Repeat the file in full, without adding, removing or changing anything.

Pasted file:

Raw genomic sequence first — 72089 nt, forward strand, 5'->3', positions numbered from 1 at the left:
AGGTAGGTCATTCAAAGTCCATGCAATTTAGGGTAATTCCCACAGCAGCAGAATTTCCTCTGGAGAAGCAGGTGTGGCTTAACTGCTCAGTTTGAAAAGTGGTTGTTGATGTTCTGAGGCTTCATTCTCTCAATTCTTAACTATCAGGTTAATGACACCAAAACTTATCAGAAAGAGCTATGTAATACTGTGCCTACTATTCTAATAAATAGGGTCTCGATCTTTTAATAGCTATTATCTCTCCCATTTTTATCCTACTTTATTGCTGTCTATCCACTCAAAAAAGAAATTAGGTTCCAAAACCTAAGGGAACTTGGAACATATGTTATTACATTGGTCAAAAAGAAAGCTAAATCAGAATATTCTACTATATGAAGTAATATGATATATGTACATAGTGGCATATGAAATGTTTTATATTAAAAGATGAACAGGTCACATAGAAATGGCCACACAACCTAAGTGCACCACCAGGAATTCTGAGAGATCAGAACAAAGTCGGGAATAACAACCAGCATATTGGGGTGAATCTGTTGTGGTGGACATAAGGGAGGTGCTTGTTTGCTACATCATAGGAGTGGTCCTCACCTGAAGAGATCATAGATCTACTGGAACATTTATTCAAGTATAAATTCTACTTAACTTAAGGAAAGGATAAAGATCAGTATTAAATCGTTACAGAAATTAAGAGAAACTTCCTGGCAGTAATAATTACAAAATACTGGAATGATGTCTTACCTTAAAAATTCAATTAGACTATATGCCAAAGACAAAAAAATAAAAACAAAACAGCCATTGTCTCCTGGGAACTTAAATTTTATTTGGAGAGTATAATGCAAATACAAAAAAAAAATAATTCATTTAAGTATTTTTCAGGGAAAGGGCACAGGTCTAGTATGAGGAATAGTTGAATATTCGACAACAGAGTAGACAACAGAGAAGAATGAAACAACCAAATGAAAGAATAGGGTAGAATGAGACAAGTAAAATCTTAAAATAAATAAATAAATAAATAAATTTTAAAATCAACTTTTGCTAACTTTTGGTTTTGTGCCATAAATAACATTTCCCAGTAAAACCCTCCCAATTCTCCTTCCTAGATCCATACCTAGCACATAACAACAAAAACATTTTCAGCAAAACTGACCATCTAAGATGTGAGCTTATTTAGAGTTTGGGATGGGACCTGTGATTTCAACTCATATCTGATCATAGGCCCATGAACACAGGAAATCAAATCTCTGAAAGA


Raw genomic sequence first — 72089 nt, forward strand, 5'->3', positions numbered from 1 at the left:
AGGTAGGTCATTCAAAGTCCATGCAATTTAGGGTAATTCCCACAGCAGCAGAATTTCCTCTGGAGAAGCAGGTGTGGCTTAACTGCTCAGTTTGAAAAGTGGTTGTTGATGTTCTGAGGCTTCATTCTCTCAATTCTTAACTATCAGGTTAATGACACCAAAACTTATCAGAAAGAGCTATGTAATACTGTGCCTACTATTCTAATAAATAGGGTCTCGATCTTTTAATAGCTATTATCTCTCCCATTTTTATCCTACTTTATTGCTGTCTATCCACTCAAAAAAGAAATTAGGTTCCAAAACCTAAGGGAACTTGGAACATATGTTATTACATTGGTCAAAAAGAAAGCTAAATCAGAATATTCTACTATATGAAGTAATATGATATATGTACATAGTGGCATATGAAATGTTTTATATTAAAAGATGAACAGGTCACATAGAAATGGCCACACAACCTAAGTGCACCACCAGGAATTCTGAGAGATCAGAACAAAGTCGGGAATAACAACCAGCATATTGGGGTGAATCTGTTGTGGTGGACATAAGGGAGGTGCTTGTTTGCTACATCATAGGAGTGGTCCTCACCTGAAGAGATCATAGATCTACTGGAACATTTATTCAAGTATAAATTCTACTTAACTTAAGGAAAGGATAAAGATCAGTATTAAATCGTTACAGAAATTAAGAGAAACTTCCTGGCAGTAATAATTACAAAATACTGGAATGATGTCTTACCTTAAAAATTCAATTAGACTATATGCCAAAGACAAAAAAATAAAAACAAAACAGCCATTGTCTCCTGGGAACTTAAATTTTATTTGGAGAGTATAATGCAAATACAAAAAAAAAATAATTCATTTAAGTATTTTTCAGGGAAAGGGCACAGGTCTAGTATGAGGAATAGTTGAATATTCGACAACAGAGTAGACAACAGAGAAGAATGAAACAACCAAATGAAAGAATAGGGTAGAATGAGACAAGTAAAATCTTAAAATAAATAAATAAATAAATAAATTTTAAAATCAACTTTTGCTAACTTTTGGTTTTGTGCCATAAATAACATTTCCCAGTAAAACCCTCCCAATTCTCCTTCCTAGATCCATACCTAGCACATAACAACAAAAACATTTTCAGCAAAACTGACCATCTAAGATGTGAGCTTATTTAGAGTTTGGGATGGGACCTGTGATTTCAACTCATATCTGATCATAGGCCCATGAACACAGGAAATCAAATCTCTGAAAGA